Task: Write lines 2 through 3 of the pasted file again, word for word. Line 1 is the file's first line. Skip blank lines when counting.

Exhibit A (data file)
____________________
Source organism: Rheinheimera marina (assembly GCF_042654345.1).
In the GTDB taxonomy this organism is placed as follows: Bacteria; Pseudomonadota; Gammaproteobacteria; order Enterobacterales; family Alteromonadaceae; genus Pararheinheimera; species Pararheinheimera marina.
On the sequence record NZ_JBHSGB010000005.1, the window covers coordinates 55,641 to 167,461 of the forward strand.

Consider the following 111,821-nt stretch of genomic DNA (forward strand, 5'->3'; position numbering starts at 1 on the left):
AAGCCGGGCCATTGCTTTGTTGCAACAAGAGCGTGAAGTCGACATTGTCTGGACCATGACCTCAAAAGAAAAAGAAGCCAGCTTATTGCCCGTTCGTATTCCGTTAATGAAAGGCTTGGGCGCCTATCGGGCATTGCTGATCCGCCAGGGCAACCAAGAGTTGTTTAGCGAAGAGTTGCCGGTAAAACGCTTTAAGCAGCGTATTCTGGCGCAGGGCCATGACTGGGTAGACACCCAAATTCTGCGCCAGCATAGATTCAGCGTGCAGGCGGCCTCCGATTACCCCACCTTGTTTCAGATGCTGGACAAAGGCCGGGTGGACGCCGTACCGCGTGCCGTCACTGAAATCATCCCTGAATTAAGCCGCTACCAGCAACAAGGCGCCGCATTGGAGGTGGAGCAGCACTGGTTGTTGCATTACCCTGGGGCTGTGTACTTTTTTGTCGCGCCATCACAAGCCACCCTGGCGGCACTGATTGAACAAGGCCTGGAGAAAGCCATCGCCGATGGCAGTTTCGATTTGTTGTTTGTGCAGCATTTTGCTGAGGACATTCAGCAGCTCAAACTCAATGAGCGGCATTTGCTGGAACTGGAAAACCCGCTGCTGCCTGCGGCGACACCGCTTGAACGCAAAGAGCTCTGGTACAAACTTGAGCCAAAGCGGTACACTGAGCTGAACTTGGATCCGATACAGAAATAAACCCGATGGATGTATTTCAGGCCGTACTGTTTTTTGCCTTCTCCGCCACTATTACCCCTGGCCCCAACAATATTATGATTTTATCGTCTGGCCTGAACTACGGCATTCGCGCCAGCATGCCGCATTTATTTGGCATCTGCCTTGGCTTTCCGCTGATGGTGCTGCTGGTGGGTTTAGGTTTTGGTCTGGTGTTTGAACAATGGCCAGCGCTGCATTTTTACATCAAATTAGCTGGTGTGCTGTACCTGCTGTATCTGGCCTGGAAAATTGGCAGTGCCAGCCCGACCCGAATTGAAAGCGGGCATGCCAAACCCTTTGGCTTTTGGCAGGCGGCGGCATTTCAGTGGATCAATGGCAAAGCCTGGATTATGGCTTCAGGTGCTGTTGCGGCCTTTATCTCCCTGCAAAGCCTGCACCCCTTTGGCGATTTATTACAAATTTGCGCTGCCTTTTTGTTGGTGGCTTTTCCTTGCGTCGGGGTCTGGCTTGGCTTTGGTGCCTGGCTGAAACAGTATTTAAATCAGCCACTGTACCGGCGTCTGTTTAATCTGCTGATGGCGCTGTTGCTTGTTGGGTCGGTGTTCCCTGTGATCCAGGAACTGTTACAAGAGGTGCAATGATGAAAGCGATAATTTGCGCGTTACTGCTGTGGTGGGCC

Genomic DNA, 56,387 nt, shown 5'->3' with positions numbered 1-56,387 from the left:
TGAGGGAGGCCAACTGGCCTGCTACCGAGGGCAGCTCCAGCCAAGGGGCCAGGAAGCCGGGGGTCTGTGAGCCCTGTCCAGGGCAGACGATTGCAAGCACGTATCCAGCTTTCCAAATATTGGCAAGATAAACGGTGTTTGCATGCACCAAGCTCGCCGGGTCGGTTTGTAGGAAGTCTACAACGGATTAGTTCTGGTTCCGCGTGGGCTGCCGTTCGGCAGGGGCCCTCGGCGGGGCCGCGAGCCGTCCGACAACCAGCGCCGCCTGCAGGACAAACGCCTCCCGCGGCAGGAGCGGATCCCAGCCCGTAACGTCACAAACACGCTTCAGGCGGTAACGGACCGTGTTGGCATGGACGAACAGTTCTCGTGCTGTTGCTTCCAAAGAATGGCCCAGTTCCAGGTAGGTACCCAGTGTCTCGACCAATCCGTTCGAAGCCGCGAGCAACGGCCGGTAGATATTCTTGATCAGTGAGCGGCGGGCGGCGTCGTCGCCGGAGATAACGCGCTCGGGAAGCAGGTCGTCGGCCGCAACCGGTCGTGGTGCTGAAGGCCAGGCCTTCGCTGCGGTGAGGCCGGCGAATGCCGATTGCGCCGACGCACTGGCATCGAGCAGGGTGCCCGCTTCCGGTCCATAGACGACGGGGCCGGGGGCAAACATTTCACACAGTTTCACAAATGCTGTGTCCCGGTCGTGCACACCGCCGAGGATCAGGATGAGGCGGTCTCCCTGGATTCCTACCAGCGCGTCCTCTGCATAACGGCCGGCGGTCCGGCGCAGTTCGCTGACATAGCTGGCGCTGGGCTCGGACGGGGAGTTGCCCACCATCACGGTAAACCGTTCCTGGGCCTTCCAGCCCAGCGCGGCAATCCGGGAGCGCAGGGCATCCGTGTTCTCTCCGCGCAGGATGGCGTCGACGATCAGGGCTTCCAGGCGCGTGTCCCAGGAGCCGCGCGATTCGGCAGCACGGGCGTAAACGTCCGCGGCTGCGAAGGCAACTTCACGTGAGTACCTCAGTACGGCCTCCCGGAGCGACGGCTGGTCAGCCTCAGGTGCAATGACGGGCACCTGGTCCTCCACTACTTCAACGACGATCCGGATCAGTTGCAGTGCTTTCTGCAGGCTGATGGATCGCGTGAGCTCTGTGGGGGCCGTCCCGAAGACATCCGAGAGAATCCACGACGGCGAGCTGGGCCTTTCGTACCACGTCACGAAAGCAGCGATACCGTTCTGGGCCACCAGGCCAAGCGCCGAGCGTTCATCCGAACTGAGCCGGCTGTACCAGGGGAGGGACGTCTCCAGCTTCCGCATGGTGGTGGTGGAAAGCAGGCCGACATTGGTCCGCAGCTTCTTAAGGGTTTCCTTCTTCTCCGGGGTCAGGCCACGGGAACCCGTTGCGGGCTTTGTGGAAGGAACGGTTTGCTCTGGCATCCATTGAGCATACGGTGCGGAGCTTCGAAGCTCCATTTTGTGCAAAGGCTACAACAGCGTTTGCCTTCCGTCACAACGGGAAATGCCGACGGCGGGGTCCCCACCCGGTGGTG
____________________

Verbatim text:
In the GTDB taxonomy this organism is placed as follows: Bacteria; Pseudomonadota; Gammaproteobacteria; order Enterobacterales; family Alteromonadaceae; genus Pararheinheimera; species Pararheinheimera marina.
On the sequence record NZ_JBHSGB010000005.1, the window covers coordinates 55,641 to 167,461 of the forward strand.